Patients undergoing sedation with propofol for advanced endoscopic procedures, including endoscopic retrograde cholangiopancreatography, endoscopic ultrasound, and small-bowel enteroscopy, were studied prospectively. Sedative dosing was determined by a certified registered nurse anesthetist with the goal of achieving deep sedation. Sedation-related complications included AMs, hypoxemia (pulse oximetry [SpO(2)] < 90%), hypotension requiring vasopressors, and early procedure termination. AMs were defined as chin lift, modified face mask ventilation, and nasal airway. We performed a regression analysis to compare characteristics of patients requiring AMs (AM+) with those who did not (AM-).
A total of 799 patients were enrolled over 7 months. Procedures included endoscopic ultrasound (423), endoscopic retrograde cholangiopancreatography (336), and small-bowel enteroscopy (40). A total of 87.2% of patients showed no response to endoscopic intubation. Hypoxemia occurred in 12.8%, hypotension in 0.5%, and premature termination in 0.6% of the patients. No patients required bag-mask ventilation or endotracheal intubation. There were 154 AMs performed in 115 (14.4%) patients, including chin lift (12.1%), modified face mask ventilation (3.6%), and nasal airway (3.5%). Body mass index, male sex, and American Society of Anesthesiologists class of 3 or higher were independent predictors of AMs.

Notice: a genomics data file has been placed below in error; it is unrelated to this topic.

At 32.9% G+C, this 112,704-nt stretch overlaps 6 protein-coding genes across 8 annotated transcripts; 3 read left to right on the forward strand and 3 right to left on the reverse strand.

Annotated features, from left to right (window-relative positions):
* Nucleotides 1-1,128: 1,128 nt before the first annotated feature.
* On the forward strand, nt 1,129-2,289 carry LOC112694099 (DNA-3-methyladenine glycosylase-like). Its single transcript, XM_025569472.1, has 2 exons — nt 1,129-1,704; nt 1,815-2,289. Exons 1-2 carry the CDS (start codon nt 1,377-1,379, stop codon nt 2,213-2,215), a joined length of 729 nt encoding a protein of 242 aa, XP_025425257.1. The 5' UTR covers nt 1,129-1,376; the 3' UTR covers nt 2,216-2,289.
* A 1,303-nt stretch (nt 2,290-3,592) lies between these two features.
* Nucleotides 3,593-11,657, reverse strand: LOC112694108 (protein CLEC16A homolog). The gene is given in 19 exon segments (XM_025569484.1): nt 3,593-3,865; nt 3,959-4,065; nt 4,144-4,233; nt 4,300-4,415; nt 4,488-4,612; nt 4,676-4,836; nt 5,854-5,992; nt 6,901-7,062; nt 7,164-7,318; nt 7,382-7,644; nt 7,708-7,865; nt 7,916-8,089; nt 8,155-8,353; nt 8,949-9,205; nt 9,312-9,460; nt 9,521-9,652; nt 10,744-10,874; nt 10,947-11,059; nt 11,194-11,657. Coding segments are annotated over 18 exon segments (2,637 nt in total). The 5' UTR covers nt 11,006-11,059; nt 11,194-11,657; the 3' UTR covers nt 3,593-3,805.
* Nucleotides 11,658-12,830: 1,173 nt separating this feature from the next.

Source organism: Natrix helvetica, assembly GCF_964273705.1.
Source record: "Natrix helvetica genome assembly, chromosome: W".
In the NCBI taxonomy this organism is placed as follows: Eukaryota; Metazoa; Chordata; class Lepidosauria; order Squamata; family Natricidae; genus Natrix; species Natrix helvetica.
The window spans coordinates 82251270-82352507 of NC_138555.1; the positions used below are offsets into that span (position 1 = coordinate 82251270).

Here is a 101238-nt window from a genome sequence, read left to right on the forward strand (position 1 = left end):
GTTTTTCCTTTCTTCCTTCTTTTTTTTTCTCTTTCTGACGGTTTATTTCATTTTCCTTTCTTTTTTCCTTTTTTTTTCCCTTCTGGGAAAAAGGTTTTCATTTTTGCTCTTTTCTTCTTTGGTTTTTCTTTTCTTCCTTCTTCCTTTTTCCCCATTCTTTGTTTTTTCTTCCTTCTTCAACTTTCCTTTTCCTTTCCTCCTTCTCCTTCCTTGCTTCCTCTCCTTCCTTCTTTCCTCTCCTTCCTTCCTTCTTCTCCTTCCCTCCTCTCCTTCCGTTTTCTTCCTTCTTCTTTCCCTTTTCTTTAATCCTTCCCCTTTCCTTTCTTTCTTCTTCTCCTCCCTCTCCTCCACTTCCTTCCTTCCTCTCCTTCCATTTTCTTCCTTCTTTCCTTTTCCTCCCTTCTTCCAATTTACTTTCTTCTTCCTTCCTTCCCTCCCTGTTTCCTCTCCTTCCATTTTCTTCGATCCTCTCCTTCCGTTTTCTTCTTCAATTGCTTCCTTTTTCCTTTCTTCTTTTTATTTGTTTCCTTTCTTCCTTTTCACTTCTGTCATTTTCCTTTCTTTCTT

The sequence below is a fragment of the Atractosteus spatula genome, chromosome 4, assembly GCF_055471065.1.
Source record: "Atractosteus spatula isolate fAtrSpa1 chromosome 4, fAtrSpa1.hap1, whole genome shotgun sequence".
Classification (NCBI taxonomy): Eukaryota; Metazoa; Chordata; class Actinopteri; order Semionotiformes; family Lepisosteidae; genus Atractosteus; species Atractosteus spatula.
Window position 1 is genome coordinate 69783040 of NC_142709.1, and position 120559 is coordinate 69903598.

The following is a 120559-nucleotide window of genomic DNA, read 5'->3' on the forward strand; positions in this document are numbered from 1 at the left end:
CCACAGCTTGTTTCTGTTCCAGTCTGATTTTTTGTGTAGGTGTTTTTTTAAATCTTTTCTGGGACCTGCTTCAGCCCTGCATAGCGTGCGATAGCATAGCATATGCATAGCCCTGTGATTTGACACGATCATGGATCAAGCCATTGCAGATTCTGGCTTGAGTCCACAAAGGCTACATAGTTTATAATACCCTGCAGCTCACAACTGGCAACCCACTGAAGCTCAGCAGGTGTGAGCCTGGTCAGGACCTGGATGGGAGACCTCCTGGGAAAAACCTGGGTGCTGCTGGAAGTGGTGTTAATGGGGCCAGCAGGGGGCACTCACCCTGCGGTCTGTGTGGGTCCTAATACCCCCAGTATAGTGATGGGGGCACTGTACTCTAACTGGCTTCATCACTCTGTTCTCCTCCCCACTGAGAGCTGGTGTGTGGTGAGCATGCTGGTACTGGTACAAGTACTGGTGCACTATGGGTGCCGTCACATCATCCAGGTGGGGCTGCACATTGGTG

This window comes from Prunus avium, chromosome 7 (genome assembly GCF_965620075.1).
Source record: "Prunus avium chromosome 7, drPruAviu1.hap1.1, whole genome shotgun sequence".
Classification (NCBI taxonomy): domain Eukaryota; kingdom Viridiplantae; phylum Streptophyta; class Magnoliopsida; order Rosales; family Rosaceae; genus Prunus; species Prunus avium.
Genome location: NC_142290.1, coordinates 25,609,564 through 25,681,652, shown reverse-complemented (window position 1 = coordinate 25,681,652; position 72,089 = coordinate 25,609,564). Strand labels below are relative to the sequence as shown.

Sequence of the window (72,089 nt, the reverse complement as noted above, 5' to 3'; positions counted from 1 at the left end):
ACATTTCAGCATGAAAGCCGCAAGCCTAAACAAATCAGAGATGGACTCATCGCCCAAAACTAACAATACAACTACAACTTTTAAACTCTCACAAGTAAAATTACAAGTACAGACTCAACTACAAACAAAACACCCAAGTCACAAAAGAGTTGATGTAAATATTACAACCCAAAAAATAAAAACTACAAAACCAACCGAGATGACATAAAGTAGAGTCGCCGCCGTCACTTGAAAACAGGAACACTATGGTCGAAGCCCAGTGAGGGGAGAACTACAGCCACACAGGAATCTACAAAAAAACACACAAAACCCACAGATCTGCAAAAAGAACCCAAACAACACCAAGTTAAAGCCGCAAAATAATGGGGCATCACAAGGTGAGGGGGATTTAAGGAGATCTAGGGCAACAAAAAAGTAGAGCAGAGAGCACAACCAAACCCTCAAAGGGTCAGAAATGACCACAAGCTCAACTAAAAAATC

Propofol can be used safely for advanced endoscopic procedures when administered by a trained professional. Independent predictors of AMs included male sex, American Society of Anesthesiologists class of 3 or higher, and increased body mass index.
Clinical gastroenterology and hepatology: the official clinical practice journal of the American Gastroenterological Association 07/2009; 8(2):137-42. · 5.64 Impact Factor
ABSTRACT: Deep intravenous sedation plus local anesthesia for anorectal surgery in the prone position is used frequently at our institution, but is not widely accepted because of concerns regarding airway management. The purpose of this study was to prospectively evaluate the safety and efficacy of this anesthetic technique for anorectal surgery.